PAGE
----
P.C. Stevens said: I had charge of the Police Station yesterday (Sunday) afternoon, from 4 p.m. to 10 p.m. The prisoner was confined in a cell. About ten minutes past four o'clock, I looked in the prisoner's cell. It was in very good condition on the Saturday afternoon. This morning I found the closet in the cell where the prisoner was confined, was stopped up. I afterward found a portion of the rug pushed down the closet. The piece (produced) was lying on the bed.

Superintendent Sanders said the damage done was 7s. 6d. The prisoner had been convicted over a dozen times at Folkestone, and was sentenced to one months imprisonment at Dover a short time ago. She was a confirmed thief, and there was property found in her possession, that there was very little doubt but that it was stolen from different places. Amongst the articles found in her possession was a wreath, with the words “Gone to Rest” on it, which no doubt had been stolen from a cemetery.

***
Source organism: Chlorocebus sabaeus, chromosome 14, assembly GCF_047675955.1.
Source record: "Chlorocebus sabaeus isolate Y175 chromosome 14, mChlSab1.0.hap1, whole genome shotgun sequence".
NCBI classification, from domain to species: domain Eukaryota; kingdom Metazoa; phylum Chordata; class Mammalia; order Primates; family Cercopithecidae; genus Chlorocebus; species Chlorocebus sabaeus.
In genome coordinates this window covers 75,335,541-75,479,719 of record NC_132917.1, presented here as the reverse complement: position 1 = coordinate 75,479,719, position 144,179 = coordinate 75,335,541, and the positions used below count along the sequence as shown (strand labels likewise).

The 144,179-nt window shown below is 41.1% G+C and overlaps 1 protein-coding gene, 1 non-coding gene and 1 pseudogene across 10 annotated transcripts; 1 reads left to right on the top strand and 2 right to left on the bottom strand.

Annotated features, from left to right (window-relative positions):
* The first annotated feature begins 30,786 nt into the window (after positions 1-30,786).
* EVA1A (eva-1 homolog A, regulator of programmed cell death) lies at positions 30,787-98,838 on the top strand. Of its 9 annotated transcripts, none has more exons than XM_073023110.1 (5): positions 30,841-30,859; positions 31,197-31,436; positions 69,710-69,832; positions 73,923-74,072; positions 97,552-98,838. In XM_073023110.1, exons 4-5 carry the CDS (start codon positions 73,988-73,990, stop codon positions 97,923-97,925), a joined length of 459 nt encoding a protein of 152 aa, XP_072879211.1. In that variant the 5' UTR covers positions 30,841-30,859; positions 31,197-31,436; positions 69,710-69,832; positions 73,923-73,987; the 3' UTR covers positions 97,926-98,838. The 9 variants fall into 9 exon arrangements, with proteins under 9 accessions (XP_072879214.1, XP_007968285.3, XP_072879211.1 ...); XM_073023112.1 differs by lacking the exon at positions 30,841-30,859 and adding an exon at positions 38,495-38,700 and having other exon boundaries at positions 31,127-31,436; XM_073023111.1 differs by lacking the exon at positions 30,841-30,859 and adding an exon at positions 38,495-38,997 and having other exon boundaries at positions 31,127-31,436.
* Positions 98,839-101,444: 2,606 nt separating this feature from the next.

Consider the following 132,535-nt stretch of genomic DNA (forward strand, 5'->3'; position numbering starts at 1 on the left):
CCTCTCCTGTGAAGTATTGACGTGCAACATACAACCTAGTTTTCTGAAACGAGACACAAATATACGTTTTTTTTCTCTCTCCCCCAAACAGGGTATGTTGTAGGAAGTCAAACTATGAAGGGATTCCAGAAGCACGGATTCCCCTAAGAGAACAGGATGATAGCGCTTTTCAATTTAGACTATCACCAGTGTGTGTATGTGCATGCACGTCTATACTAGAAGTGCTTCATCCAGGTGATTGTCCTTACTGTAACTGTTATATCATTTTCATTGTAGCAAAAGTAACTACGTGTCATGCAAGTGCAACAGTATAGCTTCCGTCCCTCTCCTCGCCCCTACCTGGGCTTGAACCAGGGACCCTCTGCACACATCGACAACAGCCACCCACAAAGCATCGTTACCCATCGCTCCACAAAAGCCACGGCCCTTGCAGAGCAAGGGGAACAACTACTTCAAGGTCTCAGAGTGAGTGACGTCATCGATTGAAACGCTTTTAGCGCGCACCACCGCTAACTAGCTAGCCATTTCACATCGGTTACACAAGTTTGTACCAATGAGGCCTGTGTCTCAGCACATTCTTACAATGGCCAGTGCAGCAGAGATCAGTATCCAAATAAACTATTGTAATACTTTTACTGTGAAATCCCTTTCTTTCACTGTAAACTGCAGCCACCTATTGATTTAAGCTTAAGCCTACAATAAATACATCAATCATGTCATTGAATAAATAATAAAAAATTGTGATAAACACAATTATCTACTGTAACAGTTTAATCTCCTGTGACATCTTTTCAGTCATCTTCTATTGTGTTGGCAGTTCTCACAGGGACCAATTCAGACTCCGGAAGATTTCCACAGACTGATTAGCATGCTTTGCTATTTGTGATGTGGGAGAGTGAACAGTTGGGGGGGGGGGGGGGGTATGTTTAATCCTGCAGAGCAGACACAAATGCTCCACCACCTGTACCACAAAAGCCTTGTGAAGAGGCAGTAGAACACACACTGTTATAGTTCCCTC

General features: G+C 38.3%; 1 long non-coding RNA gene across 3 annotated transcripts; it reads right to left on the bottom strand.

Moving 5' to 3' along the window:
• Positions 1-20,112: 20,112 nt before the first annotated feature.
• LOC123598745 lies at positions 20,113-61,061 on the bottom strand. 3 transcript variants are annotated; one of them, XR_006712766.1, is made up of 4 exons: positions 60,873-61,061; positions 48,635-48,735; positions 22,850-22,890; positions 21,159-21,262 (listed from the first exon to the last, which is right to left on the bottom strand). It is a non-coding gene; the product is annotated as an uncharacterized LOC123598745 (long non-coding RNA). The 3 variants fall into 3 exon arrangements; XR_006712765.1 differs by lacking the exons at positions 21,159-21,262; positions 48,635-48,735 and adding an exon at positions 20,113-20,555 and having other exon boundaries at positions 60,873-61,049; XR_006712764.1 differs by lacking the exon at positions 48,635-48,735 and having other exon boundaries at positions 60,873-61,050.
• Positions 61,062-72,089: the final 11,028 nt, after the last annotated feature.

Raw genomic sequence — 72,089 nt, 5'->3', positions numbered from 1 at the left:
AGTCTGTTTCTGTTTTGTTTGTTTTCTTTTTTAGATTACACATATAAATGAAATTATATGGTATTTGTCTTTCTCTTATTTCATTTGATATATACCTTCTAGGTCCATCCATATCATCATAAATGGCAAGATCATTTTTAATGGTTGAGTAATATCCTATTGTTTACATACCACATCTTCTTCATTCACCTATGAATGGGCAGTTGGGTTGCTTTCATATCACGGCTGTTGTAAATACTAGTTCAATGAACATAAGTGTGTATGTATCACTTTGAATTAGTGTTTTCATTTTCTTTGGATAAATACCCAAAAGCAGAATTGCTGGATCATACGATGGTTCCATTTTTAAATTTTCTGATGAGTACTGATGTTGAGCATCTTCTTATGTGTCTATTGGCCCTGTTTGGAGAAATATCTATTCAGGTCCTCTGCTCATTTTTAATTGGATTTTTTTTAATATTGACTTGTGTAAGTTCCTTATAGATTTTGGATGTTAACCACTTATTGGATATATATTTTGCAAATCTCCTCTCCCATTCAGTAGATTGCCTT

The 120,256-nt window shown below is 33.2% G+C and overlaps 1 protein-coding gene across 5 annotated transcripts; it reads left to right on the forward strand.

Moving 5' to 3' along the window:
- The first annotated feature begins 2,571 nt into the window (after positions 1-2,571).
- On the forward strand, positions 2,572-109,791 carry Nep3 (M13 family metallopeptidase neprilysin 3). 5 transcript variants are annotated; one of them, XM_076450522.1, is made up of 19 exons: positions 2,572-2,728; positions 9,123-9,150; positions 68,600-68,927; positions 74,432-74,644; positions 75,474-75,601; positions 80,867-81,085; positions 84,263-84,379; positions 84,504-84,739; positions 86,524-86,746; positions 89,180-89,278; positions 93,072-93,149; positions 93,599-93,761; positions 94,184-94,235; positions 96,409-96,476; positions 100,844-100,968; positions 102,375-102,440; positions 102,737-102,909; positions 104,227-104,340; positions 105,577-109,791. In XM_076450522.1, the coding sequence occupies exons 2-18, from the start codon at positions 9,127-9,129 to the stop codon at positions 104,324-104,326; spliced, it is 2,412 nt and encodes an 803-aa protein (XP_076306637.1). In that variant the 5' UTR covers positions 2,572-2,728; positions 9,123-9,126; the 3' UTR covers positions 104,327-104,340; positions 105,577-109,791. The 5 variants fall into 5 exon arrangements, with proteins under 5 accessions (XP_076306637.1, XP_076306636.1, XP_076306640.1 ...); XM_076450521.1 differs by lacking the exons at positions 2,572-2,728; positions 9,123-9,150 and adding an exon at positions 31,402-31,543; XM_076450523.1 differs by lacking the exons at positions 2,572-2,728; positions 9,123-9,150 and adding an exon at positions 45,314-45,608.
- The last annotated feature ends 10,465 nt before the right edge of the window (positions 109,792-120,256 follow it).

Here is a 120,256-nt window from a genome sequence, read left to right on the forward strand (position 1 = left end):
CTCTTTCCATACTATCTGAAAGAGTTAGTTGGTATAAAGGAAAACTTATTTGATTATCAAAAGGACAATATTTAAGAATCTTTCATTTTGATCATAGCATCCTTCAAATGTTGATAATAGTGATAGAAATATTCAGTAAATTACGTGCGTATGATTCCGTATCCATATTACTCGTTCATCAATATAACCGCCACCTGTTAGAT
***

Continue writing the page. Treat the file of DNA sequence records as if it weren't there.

The Magistrates sentenced the prisoner to one month's hard labour. The sentence to run on, at the expiration of the former sentence.

 

From the Dover Express and East Kent News, Friday, 3 January, 1890. Price 5d.

EXTENSION OF TIME

Mr. Hatton Brown on behalf of Mr. J. Smith, of the “Duke of Connaught,” for extension of time on the 1st. of January till 3 o'clock the next morning, on the occasion of a ball supper. The application was granted.

 

From the Dover Express and East Kent News, Friday, 20 November, 1891. Price 1d.

SERIOUS FALL